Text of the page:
⁠scalar<logical>|vector<character>⁠ // default: FALSE

The suffixing option allows us to scale and apply suffixes to larger numbers (e.g., 1924000 can be transformed to ⁠1.92M⁠). This option can accept a logical value, where FALSE (the default) will not perform this transformation and TRUE will apply thousands ("K"), millions ("M"), billions ("B"), and trillions ("T") suffixes after automatic value scaling.

We can alternatively provide a character vector that serves as a specification for which symbols are to used for each of the value ranges. These preferred symbols will replace the defaults (e.g., c("k", "Ml", "Bn", "Tr") replaces "K", "M", "B", and "T").

Including NA values in the vector will ensure that the particular range will either not be included in the transformation (e.g., c(NA, "M", "B", "T") won't modify numbers at all in the thousands range) or the range will inherit a previous suffix (e.g., with c("K", "M", NA, "T"), all numbers in the range of millions and billions will be in terms of millions).

Any use of suffixing (where it is not set expressly as FALSE) means that any value provided to scale_by will be ignored.


Specification of the formatting pattern

⁠scalar<character>⁠ // default: "{x}"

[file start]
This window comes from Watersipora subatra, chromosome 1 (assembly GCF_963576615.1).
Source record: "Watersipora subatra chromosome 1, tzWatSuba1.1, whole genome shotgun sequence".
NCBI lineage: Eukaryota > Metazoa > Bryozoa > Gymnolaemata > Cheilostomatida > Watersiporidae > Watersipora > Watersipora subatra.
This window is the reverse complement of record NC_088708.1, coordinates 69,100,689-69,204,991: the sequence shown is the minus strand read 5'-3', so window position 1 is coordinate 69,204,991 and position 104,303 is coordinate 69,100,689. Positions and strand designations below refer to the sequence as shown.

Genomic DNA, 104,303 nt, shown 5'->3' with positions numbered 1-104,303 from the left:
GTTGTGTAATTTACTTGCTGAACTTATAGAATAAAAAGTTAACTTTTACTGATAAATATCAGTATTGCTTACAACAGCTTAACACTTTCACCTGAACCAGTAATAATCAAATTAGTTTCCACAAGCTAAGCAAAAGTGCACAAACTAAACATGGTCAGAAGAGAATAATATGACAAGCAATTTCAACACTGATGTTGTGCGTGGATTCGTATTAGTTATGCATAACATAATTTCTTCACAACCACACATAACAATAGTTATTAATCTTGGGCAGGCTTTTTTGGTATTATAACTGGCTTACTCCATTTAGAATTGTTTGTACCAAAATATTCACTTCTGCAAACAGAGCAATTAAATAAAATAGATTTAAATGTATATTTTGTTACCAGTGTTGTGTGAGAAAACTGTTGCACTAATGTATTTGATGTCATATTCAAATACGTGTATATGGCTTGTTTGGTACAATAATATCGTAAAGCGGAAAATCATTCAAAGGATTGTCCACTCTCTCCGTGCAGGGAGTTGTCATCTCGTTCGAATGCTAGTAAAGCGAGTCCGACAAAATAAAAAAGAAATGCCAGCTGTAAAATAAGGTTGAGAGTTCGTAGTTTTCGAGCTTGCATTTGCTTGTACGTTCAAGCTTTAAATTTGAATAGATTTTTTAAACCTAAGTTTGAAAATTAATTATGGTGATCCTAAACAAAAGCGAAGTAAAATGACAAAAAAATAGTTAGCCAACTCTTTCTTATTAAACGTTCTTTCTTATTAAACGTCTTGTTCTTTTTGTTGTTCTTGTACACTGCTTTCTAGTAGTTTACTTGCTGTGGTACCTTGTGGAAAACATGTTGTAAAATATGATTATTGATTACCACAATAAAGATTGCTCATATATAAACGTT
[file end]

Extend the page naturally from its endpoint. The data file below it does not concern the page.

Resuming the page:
A formatting pattern that allows for decoration of the formatted value. The formatted value is represented by the {x} (which can be used multiple times, if needed) and all other characters will be interpreted as string literals.


Separator mark for digit grouping

⁠scalar<character>⁠ // default: ","

The string to use as a separator between groups of digits. For example, using sep_mark = "," with a value of 1000 would result in a formatted value of "1,000". This argument is ignored if a locale is supplied (i.e., is not NULL).


Decimal mark

⁠scalar<character>⁠ // default: "."

The string to be used as the decimal mark. For example, using dec_mark = "," with the value 0.152 would result in a formatted value of "0,152"). This argument is ignored if a locale is supplied (i.e., is not NULL).


Forcing the display of a positive sign

⁠scalar<logical>⁠ // default: FALSE

Should the positive sign be shown for positive values (effectively showing a sign for all values except zero)? If so, use TRUE for this option. The default is FALSE, where only negative numbers will display a minus sign. This option is disregarded when using accounting notation with accounting = TRUE.


Currency symbol placement

⁠scalar<character>⁠ // default: "left"

The placement of the currency symbol. This can be either be left (as in "$450") or right (which yields "450$").


Include a space between the value and the currency symbol

⁠scalar<logical>⁠ // default: FALSE

An option for whether to include a space between the value and the currency symbol. The default is to not introduce a space character.


Locale identifier

⁠scalar<character>⁠ // default: NULL (optional)